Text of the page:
United States of America
The United States of America is a federal constitutional republic comprising fifty states and a federal district. The country is situated mostly in central North America, where its forty-eight contiguous states and Washington, D.C., the capital district, lie between the Pacific and Atlantic Oceans, bordered by Canada to the north and Mexico to the south.
Map of United States:
Geography of the United States
The land area of the contiguous United States is approximately 1,900 million acres (7,700,000 km2). Alaska, separated from the contiguous United States by Canada, is the largest state at 365 million acres (1,480,000 km2). Hawaii, occupying an archipelago in the central Pacific, southwest of North America, has just over 4 million acres (16,000 km2). The United States is the world’s third or fourth largest nation by total area, ranking behind Russia and Canada and just above or below China.
America State Map:
History of the United States
The indigenous peoples of the U.S. mainland, including Alaska Natives, are believed to have migrated from Asia, beginning between 12,000 and 40,000 years ago. Some, such as the pre-Columbian Mississippian culture, developed advanced agriculture, grand architecture, and state-level societies. After Europeans began settling the Americas, many millions of indigenous Americans died from epidemics of imported diseases such as smallpox.
Federal government of the United States
The United States is the world’s oldest surviving federation. It is a constitutional republic and representative democracy, “in which majority rule is tempered by minority rights protected by law”. The government is regulated by a system of checks and balances defined by the U.S. Constitution, which serves as the country’s supreme legal document. In the American federalist system, citizens are usually subject to three levels of government, federal, state, and local; the local government’s duties are commonly split between county and municipal governments. In almost all cases, executive and legislative officials are elected by a plurality vote of citizens by district. There is no proportional representation at the federal level, and it is very rare at lower levels.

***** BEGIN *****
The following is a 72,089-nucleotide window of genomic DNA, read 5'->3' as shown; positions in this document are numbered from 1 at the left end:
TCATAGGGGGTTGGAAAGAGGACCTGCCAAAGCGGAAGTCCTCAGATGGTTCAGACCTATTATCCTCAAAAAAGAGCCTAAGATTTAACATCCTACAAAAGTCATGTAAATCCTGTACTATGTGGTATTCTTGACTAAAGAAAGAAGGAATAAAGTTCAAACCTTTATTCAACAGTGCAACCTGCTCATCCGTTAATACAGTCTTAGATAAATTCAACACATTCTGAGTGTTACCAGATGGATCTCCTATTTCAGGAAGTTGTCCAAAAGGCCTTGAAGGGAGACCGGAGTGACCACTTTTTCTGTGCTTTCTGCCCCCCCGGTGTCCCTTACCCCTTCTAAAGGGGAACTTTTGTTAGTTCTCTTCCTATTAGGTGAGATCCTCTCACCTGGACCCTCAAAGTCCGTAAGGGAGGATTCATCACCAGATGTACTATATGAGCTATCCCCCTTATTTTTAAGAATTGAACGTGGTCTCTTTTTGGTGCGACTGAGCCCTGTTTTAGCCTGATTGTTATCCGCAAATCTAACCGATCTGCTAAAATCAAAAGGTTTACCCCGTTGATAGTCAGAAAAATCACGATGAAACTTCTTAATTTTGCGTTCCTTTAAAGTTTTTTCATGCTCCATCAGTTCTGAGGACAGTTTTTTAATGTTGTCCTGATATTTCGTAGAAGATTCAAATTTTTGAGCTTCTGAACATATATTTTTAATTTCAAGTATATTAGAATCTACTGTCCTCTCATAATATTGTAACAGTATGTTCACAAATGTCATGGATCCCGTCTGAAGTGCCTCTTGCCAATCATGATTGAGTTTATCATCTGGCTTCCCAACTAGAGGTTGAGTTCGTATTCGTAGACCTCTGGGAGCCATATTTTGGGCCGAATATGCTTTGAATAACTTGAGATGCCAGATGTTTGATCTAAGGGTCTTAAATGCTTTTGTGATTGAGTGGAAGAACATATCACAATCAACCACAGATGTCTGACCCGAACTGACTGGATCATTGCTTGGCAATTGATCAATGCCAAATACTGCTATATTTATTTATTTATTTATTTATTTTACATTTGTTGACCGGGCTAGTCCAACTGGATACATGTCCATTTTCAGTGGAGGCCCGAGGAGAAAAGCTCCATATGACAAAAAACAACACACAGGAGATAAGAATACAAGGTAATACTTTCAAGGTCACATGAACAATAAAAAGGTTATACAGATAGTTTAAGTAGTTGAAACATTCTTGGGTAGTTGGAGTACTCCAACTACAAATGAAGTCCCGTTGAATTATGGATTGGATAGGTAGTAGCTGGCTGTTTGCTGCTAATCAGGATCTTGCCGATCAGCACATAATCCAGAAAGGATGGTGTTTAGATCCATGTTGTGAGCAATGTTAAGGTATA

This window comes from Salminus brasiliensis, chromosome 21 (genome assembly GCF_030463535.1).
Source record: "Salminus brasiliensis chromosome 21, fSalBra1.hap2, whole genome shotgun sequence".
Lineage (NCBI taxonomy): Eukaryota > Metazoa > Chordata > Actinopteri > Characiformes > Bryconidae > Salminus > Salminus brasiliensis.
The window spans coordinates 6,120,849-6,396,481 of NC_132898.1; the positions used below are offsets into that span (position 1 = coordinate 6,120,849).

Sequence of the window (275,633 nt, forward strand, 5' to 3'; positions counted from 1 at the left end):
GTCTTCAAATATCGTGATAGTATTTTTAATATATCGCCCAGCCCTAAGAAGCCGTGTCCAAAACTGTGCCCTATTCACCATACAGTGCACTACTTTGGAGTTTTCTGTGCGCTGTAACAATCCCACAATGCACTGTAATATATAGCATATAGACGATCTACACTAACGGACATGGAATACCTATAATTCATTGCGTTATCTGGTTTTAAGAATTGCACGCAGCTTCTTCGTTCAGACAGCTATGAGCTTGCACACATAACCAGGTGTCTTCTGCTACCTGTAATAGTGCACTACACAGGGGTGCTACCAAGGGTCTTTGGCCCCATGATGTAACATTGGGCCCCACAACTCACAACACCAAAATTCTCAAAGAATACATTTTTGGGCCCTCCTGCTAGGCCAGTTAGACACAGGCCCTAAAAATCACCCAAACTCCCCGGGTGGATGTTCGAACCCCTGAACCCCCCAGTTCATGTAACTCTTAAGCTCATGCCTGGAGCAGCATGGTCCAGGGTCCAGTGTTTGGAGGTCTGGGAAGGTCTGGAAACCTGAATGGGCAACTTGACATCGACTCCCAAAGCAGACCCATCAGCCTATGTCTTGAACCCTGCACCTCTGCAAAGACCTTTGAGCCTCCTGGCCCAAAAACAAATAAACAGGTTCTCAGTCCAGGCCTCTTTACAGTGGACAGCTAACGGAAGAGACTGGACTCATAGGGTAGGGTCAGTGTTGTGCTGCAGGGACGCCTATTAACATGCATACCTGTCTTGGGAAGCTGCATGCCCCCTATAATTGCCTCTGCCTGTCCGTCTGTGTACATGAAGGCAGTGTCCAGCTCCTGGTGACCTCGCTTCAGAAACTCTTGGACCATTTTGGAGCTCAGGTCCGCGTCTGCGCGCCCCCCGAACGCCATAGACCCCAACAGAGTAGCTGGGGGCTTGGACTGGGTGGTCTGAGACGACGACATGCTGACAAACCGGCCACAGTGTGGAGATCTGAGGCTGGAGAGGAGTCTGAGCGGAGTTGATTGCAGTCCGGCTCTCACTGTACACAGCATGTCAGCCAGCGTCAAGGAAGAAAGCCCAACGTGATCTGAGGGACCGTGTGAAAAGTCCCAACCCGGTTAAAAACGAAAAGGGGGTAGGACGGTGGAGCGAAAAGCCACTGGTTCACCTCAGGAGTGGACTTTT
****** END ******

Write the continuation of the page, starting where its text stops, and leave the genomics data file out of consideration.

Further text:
United States Armed Forces
he president holds the title of commander-in-chief of the nation’s armed forces and appoints its leaders, the secretary of defense and the Joint Chiefs of Staff. The United States Department of Defense administers the armed forces, including the Army, Navy, Marine Corps, and Air Force. The Coast Guard is run by the Department of Homeland Security in peacetime and the Department of the Navy in time of war. In 2008, the armed forces had 1.4 million personnel on active duty. The Reserves and National Guard brought the total number of troops to 2.3 million. The Department of Defense also employed about 700,000 civilians, not including contractors.
Military service is voluntary, though conscription may occur in wartime through the Selective Service System. American forces can be rapidly deployed by the Air Force’s large fleet of transport aircraft, the Navy’s eleven active aircraft carriers, and Marine Expeditionary Units at sea with the Navy’s Atlantic and Pacific fleets. The military operates 865 bases and facilities abroad, and maintains deployments greater than 100 active duty personnel in 25 foreign countries. The extent of this global military presence has prompted some scholars to describe the United States as maintaining an “empire of bases”.
Economy of the United States